(Amsterdam News) — As the final days of the historic New York Governor David Paterson administration come to a close, the outgoing governor sat down with several members of the Amsterdam News staff to reflect on his term as governor. Paterson faced unprecedented challenges, including one of the worst economic climates in the history of the state and nation, and an often hostile press corps, which openly and consistently questioned his legitimacy and competence. But despite the obstacles he faced, Paterson was upbeat about his future and the future of the State. As he mulled over his governorship, he said that, first and foremost, he wanted to be remembered as one of the first political actors in the country to identify the economic crisis, and begin the process of asking for shared sacrifices.
(AP) — New York Gov. David Paterson contradicted his staff, the Yankees and common sense when he falsely claimed he always intended to pay for five tickets to the first game of the 2009 World Series at Yankee Stadium, a state commission said in assessing him a $62,125 fine. In a report released Monday, the Commission on Public Integrity said Paterson performed no ceremonial function at the game, which still would not have entitled him to free tickets for his son and son’s friend. The others were used by the governor and the two staff members. He and two of his staff paid for four of the tickets a few days later.
(New York Times) — He worries about how he will make a living. He wonders whether people will value him once he is out of office. But when he thinks about the future,David A. Paterson, the legally blind governor of New York, is most unsettled by something more elementary: how to cross the street. For years, a small army of state employees has done for Mr. Paterson what his predecessors did for themselves: they read him the newspaper, guided him up stairs and around corners, fixed his collar when it was sticking up, and even grabbed a quart of milk for him at the supermarket.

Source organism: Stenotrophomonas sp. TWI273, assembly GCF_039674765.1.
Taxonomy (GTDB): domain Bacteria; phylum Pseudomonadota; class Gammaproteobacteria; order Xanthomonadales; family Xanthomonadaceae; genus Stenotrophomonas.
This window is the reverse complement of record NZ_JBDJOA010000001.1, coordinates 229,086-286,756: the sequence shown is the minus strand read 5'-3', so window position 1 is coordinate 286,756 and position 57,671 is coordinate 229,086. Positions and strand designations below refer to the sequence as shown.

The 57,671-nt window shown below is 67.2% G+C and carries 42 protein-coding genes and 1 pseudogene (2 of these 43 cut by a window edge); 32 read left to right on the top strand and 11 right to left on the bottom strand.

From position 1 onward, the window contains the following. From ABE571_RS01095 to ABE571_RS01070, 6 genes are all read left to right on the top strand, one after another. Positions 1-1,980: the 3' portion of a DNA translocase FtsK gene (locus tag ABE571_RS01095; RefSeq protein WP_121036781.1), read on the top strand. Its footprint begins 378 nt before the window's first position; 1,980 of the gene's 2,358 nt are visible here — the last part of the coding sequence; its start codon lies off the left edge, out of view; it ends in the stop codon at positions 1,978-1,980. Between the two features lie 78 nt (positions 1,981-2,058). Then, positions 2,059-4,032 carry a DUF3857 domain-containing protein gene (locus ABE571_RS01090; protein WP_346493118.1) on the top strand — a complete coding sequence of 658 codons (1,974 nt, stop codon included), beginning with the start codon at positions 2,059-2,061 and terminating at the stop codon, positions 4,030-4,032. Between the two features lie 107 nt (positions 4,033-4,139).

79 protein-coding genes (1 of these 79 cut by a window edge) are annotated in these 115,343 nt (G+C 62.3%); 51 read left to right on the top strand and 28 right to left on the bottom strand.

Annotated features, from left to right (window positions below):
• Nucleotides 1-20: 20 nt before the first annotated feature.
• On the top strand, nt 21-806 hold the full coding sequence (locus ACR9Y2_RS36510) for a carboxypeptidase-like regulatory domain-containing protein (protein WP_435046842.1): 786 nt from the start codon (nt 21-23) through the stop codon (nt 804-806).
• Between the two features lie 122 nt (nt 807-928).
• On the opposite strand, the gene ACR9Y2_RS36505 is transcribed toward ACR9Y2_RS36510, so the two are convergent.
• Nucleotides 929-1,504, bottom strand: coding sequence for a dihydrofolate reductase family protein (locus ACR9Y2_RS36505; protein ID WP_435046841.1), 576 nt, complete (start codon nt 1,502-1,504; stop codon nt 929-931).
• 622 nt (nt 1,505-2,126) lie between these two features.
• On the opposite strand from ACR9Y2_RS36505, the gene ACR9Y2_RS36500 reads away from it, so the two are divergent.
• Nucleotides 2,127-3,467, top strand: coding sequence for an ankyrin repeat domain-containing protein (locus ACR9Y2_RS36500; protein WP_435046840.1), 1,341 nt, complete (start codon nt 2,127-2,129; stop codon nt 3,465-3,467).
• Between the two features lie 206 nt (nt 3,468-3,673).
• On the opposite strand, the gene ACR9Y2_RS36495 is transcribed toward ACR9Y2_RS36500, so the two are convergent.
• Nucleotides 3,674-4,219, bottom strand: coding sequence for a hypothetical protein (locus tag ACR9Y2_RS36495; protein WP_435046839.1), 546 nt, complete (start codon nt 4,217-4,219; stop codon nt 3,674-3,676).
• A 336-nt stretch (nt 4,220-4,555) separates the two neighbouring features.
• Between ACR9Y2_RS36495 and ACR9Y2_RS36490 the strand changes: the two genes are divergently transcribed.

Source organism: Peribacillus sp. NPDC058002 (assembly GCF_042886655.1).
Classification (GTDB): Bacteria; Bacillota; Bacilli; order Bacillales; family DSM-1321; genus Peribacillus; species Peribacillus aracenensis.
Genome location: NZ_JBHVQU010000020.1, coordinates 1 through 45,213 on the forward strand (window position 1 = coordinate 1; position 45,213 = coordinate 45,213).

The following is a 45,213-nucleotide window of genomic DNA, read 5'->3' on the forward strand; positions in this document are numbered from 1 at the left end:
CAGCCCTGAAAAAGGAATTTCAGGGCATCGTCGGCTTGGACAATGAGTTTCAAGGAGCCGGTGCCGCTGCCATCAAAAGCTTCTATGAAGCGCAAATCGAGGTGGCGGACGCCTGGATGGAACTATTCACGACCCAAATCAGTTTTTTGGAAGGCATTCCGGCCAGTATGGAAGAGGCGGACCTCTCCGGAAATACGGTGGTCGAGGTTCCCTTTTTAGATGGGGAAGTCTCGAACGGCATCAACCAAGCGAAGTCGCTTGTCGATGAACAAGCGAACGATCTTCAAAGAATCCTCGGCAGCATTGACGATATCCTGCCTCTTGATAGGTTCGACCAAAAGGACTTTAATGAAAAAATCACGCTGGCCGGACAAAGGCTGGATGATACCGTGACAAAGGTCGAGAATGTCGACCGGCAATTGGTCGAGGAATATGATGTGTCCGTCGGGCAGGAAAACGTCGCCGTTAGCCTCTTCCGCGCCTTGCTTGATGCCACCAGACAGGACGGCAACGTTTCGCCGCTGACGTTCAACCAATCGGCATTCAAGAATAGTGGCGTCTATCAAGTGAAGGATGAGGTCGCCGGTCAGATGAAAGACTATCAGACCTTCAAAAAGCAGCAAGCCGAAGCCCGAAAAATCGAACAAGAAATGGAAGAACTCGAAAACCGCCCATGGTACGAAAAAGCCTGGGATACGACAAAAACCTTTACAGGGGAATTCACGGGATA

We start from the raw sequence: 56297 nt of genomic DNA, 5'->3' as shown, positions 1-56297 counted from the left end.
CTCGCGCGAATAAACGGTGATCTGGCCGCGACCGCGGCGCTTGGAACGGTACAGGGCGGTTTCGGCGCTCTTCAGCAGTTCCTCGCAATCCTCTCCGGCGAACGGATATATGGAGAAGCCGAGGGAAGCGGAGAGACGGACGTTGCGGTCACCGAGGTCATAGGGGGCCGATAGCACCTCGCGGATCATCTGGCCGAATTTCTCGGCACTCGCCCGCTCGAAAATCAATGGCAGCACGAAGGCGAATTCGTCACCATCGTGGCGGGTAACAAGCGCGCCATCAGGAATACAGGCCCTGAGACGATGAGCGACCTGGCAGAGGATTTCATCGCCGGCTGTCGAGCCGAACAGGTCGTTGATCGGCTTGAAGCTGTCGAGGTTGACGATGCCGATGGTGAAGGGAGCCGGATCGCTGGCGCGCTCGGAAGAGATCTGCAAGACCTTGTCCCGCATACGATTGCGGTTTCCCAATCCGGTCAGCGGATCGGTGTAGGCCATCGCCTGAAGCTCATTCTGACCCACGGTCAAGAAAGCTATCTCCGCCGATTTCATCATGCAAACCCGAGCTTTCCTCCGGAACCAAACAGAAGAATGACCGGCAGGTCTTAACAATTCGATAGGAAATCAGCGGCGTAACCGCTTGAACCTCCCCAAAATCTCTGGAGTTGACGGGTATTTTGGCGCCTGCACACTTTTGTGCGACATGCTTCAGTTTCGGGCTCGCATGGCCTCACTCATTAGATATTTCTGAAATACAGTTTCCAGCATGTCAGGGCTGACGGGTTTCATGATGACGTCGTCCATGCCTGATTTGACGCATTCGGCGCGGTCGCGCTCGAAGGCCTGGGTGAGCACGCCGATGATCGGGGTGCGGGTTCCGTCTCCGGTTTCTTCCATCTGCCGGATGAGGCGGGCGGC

(The Ithaca Journal) — From fixing state finances and reining in pension costs to reforming off-track betting operations, Gov. David Paterson will leave Albany with considerable work undone. But in an exit interview of sorts Wednesday with editorial board members of several upstate New York newspapers, the state’s first African-American governor and first legally blind governor reflected on tough decisions made in tough times, his achievements, setbacks and what lies ahead. “I realized early on the decisions I made were not going to be popular,” Paterson said during the 90-minute sit-down at the Democrat and Chronicle offices in Rochester. “I kind of knew in the back of my mind, it’s going to be hard to get re-elected.”
(New York Times) — He got his start as an intern but rose to become one of Gov. David A. Paterson’s most trusted and powerful aides, with a designated room at the Executive Mansion in Albany for overnight stays. But he became embroiled in a domestic violence case, fueling a scandal that crippled Mr. Paterson politically and led the governor to abandon his campaign for a second term. And in November, Mr. Paterson finally fired the aide, David W. Johnson, who had been by the governor’s side for most of his adult life, the administration confirmed on Monday. Mr. Johnson’s termination, according to payroll records, came one day after a Bronx judge denied a motion to dismiss a domestic violence charge against him.
(New York Times) — Lawmakers who gathered here for a special session appeared almost certain on Monday night to set aside a package of spending cuts proposed by Gov. David A. Paterson, leaving this year’s state budget hundreds of millions of dollars out of balance as the governor-elect, Andrew M. Cuomo, prepares to take office on Jan. 1. The package, including $55 million in reductions to Medicaid services and $260 million in across-the-board cuts in state aid to local governments, was intended to cover shortfalls in tax revenue during this fiscal year that have emerged since the budget was passed. But Senate Democrats clashed with Mr. Paterson, who announced the special session two weeks ago, over whether the governor had given lawmakers enough time to examine the plan and review the cuts.